In the meantime, Ross and Cohen found great benefit in the "saber rattling" the United States has done toward Iraq. That has resulted in a frantic scurry of the Arab states to insist that Saddam accept inspectors, who will not only try to find Saddam's weapons but to destroy them. Ross mentioned that the saber rattling alarmed those Arab states who thought they might be next in America's push against the "evil axis." They gathered quickly and drew up plans for the inspectors to return. Would that have happened without the saber rattling? Unlikely. And now we can afford to wait to see what happens with those inspectors.
 Failing a successful inspection and disarmament, Ross suggested that a quick victory in Iraq would have very positive short and long term effects in Iraq and the Middle East. It would rid Iraq of what he called "one of the last Stalinist regimes in the world," one which has used terror repeatedly against its own people, engaged in horrendous wars that have resulted in a massive loss of Iraqi lives, has refused to abide by U.N. sanctions and thereby sentenced many of its subjects to starvation, has supported terrorism around the world, and has designs to dominate the Middle East with weapons of mass destruction. Iraqis would be elated were they rid of Saddam and his murderous regime. The fall of Saddam would dramatically strengthen reform elements in all the Arab and Islamic countries. Moreover, if we gave proper attention to building up Iraq after the fall of Saddam, Iraq could indeed be a model of a prosperous and moderate Islamic country. It has oil, water, rich soil, an educated middle class, and few problems of overpopulation. It could be the beginning of a Middle East recovery.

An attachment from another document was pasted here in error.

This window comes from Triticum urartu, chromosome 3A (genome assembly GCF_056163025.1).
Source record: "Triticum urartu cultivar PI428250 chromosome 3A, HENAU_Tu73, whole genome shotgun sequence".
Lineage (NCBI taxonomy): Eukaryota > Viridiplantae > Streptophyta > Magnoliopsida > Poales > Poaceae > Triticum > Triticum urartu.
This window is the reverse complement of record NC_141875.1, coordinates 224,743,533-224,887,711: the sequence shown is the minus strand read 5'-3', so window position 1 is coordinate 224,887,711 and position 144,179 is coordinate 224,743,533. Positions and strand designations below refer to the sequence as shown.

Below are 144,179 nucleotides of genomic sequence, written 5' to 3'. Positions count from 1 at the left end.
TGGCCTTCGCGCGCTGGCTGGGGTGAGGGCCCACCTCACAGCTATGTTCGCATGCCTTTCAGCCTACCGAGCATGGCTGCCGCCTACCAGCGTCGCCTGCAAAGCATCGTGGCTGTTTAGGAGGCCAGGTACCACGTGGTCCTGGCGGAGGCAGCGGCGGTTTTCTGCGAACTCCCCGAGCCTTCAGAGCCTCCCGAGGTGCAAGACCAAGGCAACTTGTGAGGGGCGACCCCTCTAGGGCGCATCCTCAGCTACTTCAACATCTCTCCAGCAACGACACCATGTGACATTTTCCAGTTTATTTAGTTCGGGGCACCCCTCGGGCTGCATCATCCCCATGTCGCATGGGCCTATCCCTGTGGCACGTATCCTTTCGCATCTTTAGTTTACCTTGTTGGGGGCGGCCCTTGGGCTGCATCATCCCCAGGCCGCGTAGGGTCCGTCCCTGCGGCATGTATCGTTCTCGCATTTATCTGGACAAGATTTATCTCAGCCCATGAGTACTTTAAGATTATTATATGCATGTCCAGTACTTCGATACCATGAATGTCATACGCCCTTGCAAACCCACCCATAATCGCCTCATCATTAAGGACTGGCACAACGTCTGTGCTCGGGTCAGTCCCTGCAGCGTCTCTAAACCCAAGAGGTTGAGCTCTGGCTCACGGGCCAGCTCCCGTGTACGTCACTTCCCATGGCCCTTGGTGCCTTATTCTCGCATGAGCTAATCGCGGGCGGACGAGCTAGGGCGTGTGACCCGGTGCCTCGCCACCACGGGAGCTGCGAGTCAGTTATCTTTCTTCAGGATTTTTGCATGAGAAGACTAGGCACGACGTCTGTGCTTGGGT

The speakers had reservations about our emerging policy. Bhutto insisted that we consult widely with the U.N. and allies. Ross and Cohen worried about the consequences of not quickly finding and capturing (or killing) Saddam, or of not achieving a swift victory. The people of Iraq have been so brutalized that they will not risk resistance or independent action until they are certain Saddam and his murderous regime are really gone. A prolonged struggle would add fuel to the hardliners' fire in all the Muslim countries. Both Ross and Cohen insisted that we give serious thought and planning to building up post-Saddam Iraq. We cannot walk away; we should work with Iraq as we did with the Germans and Japanese after World War II.
 With those provisos, however, there seemed to be affirmation of current American policy. At the conclusion of a lively question and answer period with Ross and Cohen, one of my colleagues said, "Listening to them almost makes me a hawk." Well, my inclination was already in that direction and our guests confirmed that inclination. On Tuesday we will hear Edward Said, who will offer a sharply opposing viewpoint, but I think he will not convince me. Nor will the religious professionals--including our ELCA Bishop. Paraphrasing Luther, I would rather follow the advice of bright Jewish laymen whose vocation is politics than that of religious leaders who have neither direct engagement nor accountability for the consequences of their opinions.
© September 2002
Journal of Lutheran Ethics
Volume 2, Issue 9